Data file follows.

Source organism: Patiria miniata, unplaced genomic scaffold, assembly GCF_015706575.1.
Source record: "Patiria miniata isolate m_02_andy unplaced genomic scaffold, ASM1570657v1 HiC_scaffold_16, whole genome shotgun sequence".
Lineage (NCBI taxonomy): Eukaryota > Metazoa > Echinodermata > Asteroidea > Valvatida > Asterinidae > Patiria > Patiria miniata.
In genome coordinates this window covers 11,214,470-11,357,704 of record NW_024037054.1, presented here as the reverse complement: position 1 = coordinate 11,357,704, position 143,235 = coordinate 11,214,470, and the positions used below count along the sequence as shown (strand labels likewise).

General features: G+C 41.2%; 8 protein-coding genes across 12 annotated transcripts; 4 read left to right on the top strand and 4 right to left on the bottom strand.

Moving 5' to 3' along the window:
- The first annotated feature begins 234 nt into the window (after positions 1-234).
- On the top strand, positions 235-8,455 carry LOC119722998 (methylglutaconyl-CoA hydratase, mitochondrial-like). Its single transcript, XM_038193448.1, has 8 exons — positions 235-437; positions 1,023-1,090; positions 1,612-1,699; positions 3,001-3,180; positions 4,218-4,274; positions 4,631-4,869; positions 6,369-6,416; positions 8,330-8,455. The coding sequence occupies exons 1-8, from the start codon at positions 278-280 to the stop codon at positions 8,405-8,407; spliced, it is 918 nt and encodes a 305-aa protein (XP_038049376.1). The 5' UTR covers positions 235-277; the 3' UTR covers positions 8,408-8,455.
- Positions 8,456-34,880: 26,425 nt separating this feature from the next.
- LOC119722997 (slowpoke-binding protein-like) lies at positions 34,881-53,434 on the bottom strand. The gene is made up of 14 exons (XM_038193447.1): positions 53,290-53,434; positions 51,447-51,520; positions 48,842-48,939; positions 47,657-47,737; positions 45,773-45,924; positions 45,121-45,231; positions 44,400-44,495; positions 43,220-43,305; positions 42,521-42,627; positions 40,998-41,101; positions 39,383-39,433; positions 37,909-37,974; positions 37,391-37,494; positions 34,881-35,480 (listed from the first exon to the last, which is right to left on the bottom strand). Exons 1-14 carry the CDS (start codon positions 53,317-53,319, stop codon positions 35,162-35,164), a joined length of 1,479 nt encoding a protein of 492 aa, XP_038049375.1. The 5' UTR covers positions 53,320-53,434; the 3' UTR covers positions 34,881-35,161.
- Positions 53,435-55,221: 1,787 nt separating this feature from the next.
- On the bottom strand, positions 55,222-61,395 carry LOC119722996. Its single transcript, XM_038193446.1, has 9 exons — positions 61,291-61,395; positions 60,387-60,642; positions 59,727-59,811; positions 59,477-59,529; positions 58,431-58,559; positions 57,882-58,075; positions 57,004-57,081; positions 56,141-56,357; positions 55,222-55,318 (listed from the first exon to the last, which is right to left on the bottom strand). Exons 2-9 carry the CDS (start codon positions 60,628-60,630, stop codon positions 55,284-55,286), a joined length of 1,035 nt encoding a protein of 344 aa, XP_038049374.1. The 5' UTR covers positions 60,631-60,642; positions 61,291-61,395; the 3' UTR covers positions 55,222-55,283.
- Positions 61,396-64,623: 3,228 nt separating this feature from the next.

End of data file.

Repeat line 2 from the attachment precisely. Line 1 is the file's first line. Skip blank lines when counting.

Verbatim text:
Source record: "Patiria miniata isolate m_02_andy unplaced genomic scaffold, ASM1570657v1 HiC_scaffold_16, whole genome shotgun sequence".